Trinity Investments has hit the fundraising trail with its fifth Japan-focused real estate fund, Trinity Asia Fund (TAF) III. The Hawaii-based fund manager is understood to be targeting $300 million to $500 million for the vehicle, which, if successful, would be its largest vehicle to date.
Trinity declined to comment, but PERE understands that the firm launched the fund about two months ago and secured a $100 million commitment from an anchor investor, a Middle Eastern pension plan. The private equity real estate firm is expected to hold a first close on TAF III in September and a final close in December or January.
Trinity is said to be pursuing a core-plus and value-add strategy for the fund, which will be focused predominantly on investments in the retail and multifamily sector, primarily in Japan’s major metropolitan markets. The firm will be focused on off-market transactions that will largely be sourced through an alliance formed in 2010 with one of Japan's largest real estate owners. Trinity has not yet deployed capital from the fund.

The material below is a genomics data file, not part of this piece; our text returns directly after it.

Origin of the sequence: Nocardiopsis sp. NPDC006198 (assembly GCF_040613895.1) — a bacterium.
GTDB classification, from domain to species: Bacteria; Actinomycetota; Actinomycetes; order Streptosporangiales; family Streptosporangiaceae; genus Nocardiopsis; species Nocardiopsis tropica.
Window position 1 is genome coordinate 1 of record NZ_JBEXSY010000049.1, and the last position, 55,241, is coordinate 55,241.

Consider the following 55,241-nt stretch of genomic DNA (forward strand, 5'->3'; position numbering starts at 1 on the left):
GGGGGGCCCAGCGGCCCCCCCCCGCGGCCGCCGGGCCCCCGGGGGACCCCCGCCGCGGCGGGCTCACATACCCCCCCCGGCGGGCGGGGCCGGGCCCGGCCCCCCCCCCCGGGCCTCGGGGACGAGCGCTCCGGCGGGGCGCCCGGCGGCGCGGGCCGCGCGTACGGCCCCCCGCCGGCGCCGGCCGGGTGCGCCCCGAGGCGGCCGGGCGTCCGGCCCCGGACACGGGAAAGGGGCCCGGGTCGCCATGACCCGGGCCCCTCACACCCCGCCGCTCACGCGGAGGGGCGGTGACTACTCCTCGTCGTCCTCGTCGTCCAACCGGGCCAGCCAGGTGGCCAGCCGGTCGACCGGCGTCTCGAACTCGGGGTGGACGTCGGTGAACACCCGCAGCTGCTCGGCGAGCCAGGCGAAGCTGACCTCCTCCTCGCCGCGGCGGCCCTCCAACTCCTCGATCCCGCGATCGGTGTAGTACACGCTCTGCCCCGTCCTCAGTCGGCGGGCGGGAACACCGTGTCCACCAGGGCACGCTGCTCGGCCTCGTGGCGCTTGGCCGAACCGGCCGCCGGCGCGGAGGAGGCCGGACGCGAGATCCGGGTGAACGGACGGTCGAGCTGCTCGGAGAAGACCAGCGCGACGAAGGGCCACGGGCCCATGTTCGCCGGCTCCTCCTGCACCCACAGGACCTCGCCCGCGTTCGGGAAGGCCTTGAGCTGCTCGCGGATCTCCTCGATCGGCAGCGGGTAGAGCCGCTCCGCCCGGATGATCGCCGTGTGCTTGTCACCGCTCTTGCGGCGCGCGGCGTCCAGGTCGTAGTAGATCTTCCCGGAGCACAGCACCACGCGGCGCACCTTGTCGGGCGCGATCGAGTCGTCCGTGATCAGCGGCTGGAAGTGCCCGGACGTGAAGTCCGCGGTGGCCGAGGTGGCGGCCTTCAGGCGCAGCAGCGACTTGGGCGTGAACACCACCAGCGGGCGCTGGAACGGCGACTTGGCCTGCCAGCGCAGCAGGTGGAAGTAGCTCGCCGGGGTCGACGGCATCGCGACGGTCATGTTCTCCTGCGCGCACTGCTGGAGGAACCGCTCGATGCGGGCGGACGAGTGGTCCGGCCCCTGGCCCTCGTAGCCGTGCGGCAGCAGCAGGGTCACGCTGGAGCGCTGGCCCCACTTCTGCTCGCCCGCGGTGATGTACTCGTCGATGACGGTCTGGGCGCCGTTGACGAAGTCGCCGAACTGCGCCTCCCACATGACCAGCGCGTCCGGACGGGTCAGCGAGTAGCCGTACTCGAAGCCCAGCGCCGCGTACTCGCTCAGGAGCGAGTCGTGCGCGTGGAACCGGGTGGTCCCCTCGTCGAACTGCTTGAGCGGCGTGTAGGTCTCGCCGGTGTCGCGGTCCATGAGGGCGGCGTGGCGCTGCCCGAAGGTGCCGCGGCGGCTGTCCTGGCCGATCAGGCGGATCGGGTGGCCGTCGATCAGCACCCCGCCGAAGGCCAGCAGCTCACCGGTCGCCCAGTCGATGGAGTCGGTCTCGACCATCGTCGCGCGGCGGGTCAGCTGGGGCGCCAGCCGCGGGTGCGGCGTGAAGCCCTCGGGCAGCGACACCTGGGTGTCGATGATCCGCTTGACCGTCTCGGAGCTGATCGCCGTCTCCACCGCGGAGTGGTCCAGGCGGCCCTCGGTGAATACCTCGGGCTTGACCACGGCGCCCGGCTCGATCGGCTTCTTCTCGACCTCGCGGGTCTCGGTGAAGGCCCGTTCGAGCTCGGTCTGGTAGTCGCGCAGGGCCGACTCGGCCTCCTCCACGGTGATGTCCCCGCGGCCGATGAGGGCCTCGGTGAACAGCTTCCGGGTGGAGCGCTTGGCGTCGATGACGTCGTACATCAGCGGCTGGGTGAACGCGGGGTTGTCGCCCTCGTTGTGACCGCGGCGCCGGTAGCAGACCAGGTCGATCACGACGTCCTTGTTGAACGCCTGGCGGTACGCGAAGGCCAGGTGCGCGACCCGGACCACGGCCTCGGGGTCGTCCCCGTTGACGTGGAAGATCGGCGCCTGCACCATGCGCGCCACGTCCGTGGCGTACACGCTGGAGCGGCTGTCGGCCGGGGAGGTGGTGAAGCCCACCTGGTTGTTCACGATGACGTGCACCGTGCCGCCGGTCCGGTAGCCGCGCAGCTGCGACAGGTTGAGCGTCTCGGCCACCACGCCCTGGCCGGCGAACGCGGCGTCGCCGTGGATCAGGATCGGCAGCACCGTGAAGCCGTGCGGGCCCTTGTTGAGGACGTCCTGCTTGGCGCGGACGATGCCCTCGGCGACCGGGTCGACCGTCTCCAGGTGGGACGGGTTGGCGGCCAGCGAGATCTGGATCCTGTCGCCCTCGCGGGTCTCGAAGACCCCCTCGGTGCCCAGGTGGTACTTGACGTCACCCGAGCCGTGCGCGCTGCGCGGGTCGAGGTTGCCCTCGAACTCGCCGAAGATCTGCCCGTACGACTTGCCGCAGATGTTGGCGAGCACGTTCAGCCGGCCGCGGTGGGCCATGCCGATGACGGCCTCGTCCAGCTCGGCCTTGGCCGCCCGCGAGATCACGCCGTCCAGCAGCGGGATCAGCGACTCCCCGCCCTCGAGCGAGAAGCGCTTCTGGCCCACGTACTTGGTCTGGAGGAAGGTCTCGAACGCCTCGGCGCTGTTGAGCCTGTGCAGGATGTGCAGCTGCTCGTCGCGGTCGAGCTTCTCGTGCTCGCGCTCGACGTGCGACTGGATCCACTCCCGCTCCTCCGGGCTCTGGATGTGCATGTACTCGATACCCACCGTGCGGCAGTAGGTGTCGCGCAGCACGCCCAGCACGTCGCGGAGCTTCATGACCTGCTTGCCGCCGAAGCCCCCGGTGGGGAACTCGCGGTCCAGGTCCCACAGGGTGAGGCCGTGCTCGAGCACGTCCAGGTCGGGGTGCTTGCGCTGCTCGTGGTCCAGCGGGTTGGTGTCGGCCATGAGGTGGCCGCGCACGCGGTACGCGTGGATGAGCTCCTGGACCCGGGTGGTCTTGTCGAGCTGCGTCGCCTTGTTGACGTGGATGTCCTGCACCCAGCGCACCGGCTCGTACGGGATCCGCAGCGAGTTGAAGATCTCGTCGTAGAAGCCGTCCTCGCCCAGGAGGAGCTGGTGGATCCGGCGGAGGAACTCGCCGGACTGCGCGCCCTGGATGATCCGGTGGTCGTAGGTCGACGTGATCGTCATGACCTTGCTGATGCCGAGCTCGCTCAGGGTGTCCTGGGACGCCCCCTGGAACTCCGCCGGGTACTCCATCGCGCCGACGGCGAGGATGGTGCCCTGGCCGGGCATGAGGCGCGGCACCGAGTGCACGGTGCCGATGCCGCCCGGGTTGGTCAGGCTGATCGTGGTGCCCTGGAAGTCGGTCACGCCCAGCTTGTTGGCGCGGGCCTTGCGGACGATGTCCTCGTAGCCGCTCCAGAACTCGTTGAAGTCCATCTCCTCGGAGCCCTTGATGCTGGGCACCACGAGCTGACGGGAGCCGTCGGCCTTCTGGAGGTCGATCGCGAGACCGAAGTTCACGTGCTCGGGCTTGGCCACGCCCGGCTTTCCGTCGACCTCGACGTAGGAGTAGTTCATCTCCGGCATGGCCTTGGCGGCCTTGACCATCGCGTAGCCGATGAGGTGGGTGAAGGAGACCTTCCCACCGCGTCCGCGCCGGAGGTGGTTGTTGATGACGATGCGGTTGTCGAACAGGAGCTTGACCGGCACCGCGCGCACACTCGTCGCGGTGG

The first two funds in the series were named Trinity Japan Investors I and II and had a more opportunistic, higher leveraged strategy focused on Japan. TAF I and II, by contrast, were more focused on core-plus and value-add investments and had a broader geographic focus to allow for potential investments outside of Japan. Through TAF I, which collected a total of $50 million in 2005, Trinity deployed $180 million to $200 million, while through TAF II, a 2010 vintage fund, it raised ¥11 billion and invested about $300 million.
Trinity, which was founded by hotel developer Charles Sweeney in 1996, has been active in the Japan real estate markets since 1998. After executing numerous real estate transactions in Hawaii with Japan-based partners during Hawaii’s down cycle in the early and mid-1990s, Trinity began participating in off-market transactions with those same partners in Japan as the country’s property market suffered similar illiquidity in the late 1990s.
In 2003, Trinity’s affiliates were among the first foreign-controlled investors to form a Japan real estate investment trust, or JREIT, to liquidate a portfolio of assets that the firm acquired from 1998 through 2001. A second JREIT, named Invincible, was formed in 2005.